Supreme Court Nominee Elena Kagan and The First Amendment

May 12, 2010
By

By Alex Goldman

On Monday, Barack Obama selected Elena Kagan, current Solicitor General of the United States, as his Supreme Court nominee to fill the seat on the court left vacant by departing justice John Paul Stevens. While the media has released a torrent of analysis about everything from her educational background to her personal life, The Comic Book Legal Defense Fund is, of course, most concerned with her scholarship and advocacy on First Amendment issues. Scholarly opinion on Kagan’s treatment of the First Amendment seem to be split.

Eugene Volokh, law professor at UCLA, First Amendment scholar, and founder of the blog The Volokh Conspiracy, has reviewed Kagan’s First Amendment scholarship and finds himself coming away impressed even when he disagrees in profound ways with her conclusions. In particular, he finds that “Kagan’s First Amendment work suggests a general acceptance of current free speech law, and an attempt to better understand it and make it more internally consistent rather than to radically change it.” Additionally, from her scholarship on the legal concept of obscenity, Volokh thinks it’s unlikely that she will take significant steps to change those rules as they currently exist:

while she might tolerate some restrictions on pornography — probably limited to pornography that depicts violent sex — it seems likely that she won’t go much beyond (and likely not at all beyond) restrictions on pornography that already fits within the “obscenity” exception. I am no fan of the obscenity exception, chiefly because of its nearly lawless vagueness. But while it sounds like Kagan probably wouldn’t vote to get rid of the exception, or even go so far as Stevens to argue that obscenity could only be punished through civil enforcement and not the criminal law, it also sounds like Kagan probably wouldn’t materially expand the exception, or create similar exceptions to join it.

In an article on the Hollywood Reporter blog, provocatively titled, “Why Hollywood should be very nervous about Elena Kagan,” author Eriq Gardner cites what he sees as her advocacy of fair use, the legal rules that allow use of copyrighted works for criticism, commentary, parody, and teaching purposes. In her tenure as the Dean of Harvard Law School, she recruited Lawrence Lessig, one of the country’s most outspoken proponents of fair use and looser copyright restrictions, and she has written opinions as Solicitor General against major Hollywood studios in which she specifically invoked fair use.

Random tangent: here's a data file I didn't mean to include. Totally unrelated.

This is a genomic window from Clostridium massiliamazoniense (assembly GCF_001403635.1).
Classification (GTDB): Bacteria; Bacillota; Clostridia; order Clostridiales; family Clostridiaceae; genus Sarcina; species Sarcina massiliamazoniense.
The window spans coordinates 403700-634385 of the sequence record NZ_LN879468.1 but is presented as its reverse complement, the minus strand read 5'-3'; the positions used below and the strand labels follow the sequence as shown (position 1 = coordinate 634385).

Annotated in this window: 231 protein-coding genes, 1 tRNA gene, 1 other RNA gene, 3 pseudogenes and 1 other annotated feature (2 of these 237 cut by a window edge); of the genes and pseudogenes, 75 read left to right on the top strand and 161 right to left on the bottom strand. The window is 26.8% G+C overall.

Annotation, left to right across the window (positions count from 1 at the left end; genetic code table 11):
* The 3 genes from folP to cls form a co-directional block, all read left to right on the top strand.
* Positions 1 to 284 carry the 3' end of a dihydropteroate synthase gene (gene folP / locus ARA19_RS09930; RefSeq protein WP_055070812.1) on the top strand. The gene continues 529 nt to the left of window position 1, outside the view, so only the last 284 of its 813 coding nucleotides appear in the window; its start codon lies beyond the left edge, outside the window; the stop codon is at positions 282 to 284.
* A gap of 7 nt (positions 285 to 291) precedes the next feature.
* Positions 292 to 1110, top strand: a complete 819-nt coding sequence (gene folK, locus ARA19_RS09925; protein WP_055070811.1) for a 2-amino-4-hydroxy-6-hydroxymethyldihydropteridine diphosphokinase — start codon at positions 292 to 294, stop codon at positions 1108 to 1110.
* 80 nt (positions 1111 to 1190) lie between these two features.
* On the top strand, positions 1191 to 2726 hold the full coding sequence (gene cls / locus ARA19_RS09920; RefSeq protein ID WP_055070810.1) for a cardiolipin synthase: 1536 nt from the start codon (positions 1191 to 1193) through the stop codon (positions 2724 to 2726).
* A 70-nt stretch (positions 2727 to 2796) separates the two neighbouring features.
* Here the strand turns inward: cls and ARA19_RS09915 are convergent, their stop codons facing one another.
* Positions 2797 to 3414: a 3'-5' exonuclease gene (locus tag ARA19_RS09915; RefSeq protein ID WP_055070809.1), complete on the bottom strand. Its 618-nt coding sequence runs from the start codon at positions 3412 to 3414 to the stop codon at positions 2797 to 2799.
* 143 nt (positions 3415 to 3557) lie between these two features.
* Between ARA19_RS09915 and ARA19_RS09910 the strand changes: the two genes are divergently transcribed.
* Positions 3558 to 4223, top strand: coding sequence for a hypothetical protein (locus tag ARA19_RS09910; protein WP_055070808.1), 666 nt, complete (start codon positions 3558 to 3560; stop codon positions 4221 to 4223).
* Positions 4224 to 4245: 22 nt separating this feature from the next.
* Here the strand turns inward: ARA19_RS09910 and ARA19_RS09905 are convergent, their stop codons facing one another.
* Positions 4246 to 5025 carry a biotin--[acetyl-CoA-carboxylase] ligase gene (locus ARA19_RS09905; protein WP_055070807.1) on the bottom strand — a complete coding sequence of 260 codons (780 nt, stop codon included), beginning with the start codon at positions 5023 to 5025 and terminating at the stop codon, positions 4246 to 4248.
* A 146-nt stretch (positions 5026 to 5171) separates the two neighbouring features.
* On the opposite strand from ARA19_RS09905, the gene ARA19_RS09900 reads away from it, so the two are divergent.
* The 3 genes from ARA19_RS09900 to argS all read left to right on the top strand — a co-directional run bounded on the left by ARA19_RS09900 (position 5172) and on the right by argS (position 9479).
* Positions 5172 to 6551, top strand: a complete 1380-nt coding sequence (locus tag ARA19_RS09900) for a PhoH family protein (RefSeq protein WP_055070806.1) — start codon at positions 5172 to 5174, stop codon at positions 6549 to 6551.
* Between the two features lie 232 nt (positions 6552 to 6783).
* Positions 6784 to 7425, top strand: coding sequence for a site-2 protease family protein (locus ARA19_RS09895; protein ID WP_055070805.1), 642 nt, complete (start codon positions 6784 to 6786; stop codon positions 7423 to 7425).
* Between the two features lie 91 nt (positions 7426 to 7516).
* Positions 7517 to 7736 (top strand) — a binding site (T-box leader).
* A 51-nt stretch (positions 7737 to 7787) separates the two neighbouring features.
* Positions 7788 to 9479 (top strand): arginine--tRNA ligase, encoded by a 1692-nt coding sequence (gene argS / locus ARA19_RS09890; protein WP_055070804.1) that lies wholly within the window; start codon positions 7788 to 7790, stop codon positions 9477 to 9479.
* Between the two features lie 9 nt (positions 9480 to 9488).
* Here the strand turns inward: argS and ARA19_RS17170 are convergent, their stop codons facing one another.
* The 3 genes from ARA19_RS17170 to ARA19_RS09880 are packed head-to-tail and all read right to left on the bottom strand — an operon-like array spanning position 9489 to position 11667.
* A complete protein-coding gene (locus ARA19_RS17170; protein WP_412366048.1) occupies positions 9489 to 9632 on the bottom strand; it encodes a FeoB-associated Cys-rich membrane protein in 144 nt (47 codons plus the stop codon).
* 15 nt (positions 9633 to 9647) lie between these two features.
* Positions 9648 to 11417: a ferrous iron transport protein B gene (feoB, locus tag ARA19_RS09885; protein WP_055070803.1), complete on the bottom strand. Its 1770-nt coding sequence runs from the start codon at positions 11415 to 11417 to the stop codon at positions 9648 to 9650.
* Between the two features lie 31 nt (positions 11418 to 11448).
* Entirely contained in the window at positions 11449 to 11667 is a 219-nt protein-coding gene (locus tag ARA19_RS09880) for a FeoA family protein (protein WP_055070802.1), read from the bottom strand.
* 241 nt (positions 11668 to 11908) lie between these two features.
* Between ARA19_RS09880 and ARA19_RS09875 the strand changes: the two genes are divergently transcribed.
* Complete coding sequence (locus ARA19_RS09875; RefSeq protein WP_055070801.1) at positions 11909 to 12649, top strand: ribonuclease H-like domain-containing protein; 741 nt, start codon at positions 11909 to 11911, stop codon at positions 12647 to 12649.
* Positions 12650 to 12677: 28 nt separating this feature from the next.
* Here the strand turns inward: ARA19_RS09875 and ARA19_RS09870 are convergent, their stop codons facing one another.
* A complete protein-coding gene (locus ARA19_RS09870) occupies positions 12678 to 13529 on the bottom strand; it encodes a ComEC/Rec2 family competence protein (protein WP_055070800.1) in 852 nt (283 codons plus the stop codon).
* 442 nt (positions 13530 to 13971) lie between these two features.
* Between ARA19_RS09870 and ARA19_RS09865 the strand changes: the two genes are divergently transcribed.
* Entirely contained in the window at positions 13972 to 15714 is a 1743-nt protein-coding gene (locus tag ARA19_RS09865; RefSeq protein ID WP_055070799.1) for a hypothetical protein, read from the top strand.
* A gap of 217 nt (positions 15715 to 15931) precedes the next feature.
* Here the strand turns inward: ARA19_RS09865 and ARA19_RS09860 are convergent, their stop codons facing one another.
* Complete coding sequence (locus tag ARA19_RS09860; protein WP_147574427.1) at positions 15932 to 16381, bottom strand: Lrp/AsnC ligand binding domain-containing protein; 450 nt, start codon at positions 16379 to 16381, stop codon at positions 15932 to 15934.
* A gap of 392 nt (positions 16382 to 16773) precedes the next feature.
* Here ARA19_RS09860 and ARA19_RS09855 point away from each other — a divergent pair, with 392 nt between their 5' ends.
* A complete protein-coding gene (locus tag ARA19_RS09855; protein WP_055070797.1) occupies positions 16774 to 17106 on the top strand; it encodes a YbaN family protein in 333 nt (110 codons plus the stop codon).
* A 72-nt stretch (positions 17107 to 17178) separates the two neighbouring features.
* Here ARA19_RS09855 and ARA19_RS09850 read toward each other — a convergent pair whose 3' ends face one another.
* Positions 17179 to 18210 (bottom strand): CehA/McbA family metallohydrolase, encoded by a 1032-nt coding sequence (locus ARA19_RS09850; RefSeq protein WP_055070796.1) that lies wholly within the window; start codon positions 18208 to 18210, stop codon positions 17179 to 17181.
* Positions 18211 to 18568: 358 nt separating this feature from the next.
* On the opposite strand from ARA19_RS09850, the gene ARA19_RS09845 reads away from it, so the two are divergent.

However, Kagan has also issued opinions in her tenure as Solicitor General that have some First Amendment scholars worried. David L. Hudson Jr. of the First Amendment Center notes her support of a broad, vague law that bans depictions of animal cruelty, recently struck down as unconstitutional by the Supreme Court. It’s important to note that as Solicitor General, it’s her job to take the position of the government before the Supreme Court whether or not it reflects her opinion personally. “All attorneys are required to represent their sides zealously,” says Robert Richards, director of the Pennsylvania Center for the First Amendment Center. “It is more instructive to look at potential justices’ speeches and writings to get a glimpse into their own ideologies, temperament and philosophy of jurisprudence.”

Still, some critics have noted that her arguments on behalf of the government have gone above and beyond in attempting to limit speech. In a recent interview on NPR’s On the Media (full disclosure – I work for On the Media as an assistant producer), Chicago law professor Geoffrey Stone singles out her argument as incredibly and unnecessarily overbroad:

what Kagan’s argument invited was casting aside this very rigid, contained analysis of value and instead opened the door to a much more freewheeling approach. And it was a really dangerous – that’s Chief Justice Roberts’ words – it really was a dangerous argument for the Solicitor General to make. It would have, if accepted, completely revolutionized a large part of First Amendment doctrine, losing the gains we’ve made throughout the 20th century.

Northeastern University Journalism Professor Dan Kennedy also takes issue with her support of a ban of military recruiters from the Harvard campus during her tenure as dean. While she did not create the rule, according to Kennedy her support of keeping it in place became an issue in her confirmation.

If she is confirmed, it remains to be seen how she will decide on First Amendment cases that come before her. Having never been a sitting judge, Kagan doesn’t have a history of jurisprudence that we can reference to anticipate her opinions. More will likely come out during her confirmation hearings, but in the meantime, SCOTUS Blog’s massive article on Kagan contains links to several pieces of her writing on First Amendment issues.